(n.) A collaborative Web site comprises the perpetual collective work of many authors. Similar to a blog in structure and logic, a wiki allows anyone to edit, delete or modify content that has been placed on the Web site using a browser interface, including the work of previous authors. In contrast, a blog, typically authored by an individual, does not allow visitors to change the original posted material, only add comments to the original content.

The term wiki refers to either the Web site or the software used to create the site.

Wiki wiki means “quick” in Hawaiian. The first wiki was created by Ward Cunnigham in 1995.

oving forward – Food for Thought

Week 6

You told your story on our Voicethread. Now, let’s reflect a bit on it.

How was the process of telling your story?

In the presentation, we are supposed to:

1.   Write

2.   Select images.

3.   Narrate.

4.   Apply Motion.

Did you write it down?

The process of creating a digital story requires from us, as teachers, to:

1.   Plan: Storyboard and Write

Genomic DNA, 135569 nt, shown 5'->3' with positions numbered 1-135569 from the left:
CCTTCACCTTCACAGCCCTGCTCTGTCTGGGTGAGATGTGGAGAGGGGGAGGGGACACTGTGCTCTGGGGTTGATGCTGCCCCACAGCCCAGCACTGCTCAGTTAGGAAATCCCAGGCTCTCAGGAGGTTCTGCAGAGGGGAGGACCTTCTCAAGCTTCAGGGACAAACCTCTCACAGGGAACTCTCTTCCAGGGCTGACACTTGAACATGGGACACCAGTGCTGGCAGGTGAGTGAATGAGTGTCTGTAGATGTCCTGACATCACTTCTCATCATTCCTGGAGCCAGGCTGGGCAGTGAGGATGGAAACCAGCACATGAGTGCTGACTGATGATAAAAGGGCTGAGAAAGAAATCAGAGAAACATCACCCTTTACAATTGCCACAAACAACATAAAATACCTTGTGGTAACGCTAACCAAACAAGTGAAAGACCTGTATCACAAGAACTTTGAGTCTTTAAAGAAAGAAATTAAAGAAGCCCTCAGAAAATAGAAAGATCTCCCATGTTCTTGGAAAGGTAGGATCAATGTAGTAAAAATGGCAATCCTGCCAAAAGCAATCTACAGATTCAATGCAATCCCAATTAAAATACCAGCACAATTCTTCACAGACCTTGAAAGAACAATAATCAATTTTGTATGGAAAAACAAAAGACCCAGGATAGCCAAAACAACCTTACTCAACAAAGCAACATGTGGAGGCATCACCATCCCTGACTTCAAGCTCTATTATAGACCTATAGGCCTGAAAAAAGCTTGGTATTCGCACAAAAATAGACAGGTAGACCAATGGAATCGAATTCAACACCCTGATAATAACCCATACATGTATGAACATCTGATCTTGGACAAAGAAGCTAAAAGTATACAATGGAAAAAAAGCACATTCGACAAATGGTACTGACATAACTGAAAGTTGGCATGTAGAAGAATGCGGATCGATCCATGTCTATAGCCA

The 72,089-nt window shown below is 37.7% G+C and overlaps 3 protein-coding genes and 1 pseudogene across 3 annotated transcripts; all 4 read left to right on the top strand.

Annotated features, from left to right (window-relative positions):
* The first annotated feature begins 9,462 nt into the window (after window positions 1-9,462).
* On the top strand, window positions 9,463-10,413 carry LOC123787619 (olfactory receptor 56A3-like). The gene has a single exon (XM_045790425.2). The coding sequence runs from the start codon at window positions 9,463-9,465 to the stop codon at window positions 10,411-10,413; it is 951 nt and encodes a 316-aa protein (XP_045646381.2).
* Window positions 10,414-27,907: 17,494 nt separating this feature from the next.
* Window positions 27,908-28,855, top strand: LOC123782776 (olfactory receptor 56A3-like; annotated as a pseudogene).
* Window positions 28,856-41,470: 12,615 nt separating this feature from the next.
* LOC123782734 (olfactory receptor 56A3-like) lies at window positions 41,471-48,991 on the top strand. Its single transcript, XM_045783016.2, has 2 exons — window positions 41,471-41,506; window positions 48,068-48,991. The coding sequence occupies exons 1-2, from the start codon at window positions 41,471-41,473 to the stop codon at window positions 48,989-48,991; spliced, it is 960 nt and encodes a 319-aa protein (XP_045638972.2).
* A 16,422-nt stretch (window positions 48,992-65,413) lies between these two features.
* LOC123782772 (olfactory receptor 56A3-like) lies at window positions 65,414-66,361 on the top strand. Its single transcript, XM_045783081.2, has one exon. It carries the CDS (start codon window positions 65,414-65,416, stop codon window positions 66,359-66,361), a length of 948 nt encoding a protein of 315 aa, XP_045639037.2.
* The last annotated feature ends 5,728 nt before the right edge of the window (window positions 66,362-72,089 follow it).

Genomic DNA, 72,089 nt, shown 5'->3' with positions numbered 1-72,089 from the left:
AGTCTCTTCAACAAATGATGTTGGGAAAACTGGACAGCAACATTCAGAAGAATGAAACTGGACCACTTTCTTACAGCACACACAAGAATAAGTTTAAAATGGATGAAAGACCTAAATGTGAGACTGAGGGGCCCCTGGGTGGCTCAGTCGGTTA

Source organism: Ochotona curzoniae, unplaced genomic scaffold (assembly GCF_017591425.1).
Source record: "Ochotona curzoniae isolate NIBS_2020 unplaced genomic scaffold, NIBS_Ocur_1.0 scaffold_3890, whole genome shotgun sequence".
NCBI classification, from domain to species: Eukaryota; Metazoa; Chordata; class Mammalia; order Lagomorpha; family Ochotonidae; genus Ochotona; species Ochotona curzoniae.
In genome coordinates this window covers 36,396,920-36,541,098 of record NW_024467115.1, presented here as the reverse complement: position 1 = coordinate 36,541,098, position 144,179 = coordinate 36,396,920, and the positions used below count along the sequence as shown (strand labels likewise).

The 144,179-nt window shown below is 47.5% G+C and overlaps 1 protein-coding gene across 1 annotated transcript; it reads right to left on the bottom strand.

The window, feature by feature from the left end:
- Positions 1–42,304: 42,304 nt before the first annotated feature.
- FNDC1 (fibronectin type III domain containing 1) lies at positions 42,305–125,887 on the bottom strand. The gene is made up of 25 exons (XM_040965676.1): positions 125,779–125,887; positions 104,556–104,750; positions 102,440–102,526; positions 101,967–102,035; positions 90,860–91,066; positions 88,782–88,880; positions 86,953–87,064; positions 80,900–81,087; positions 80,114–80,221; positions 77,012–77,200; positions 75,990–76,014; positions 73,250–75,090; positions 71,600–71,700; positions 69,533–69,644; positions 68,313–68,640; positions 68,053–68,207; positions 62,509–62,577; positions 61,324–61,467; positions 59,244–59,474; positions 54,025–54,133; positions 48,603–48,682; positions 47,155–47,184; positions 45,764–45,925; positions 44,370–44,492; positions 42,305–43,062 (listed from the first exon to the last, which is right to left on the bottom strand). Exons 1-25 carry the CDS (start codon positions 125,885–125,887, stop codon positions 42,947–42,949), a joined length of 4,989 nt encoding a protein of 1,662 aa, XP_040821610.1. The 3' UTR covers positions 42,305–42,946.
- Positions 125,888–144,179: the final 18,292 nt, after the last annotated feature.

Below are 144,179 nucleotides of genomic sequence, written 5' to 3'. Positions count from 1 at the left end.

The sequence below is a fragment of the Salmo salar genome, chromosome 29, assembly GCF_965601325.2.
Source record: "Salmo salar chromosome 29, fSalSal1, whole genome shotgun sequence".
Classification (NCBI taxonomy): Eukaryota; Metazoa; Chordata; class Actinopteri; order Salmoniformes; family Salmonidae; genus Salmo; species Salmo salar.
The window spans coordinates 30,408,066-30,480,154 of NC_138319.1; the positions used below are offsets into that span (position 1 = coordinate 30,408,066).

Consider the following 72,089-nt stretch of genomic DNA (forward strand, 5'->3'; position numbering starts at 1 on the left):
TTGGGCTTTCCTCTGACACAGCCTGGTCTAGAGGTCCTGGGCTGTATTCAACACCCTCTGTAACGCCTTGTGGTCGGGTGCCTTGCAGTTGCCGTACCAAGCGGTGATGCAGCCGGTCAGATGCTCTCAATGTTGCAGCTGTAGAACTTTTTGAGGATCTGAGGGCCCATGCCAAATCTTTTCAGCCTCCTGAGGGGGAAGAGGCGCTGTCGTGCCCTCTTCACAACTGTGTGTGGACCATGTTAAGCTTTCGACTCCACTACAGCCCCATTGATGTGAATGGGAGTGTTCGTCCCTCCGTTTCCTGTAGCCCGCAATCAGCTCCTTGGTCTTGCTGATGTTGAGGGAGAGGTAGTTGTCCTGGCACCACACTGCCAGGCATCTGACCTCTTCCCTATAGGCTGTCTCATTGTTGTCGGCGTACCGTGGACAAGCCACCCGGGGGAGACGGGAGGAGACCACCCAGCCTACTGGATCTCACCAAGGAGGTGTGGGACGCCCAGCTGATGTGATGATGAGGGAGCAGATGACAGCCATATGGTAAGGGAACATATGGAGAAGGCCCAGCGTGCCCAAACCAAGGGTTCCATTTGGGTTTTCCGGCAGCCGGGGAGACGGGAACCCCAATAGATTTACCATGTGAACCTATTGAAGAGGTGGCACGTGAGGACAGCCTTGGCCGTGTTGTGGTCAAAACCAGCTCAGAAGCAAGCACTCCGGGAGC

2.   Produce: Record the pieces

3.   Chop: Edit the pieces

4.   Publish: Share our creation

 Did you just jot down some ideas you wanted to mention?

In oder to support student learning and retention of content-area knowledge, it is better to:

1.   Select images and write.

2.   “Loop” step 1 with teacher input and feedback. (in the form of guided questions)

3.   Narrate.

4.   Apply Motion.

What did you think about when you were preparing to record it?

As a teacher, we are always looking for perfection. I think time will teach me how to deal with this web tool in a spontaneous way.

Is Flickr Worth a Try? – Food for Thought

Week 5

Of course it is. Flickr is all about sharing. It gives me quite a few sharing options, but maybe the handiest is the embed option, which lets me paste thumbnail previews into forums, blogs, and social networking profiles such as MySpace. For shots that aren’t mine, I can copy and paste the URL from my address bar and put it in an e-mail or instant-messaging conversation.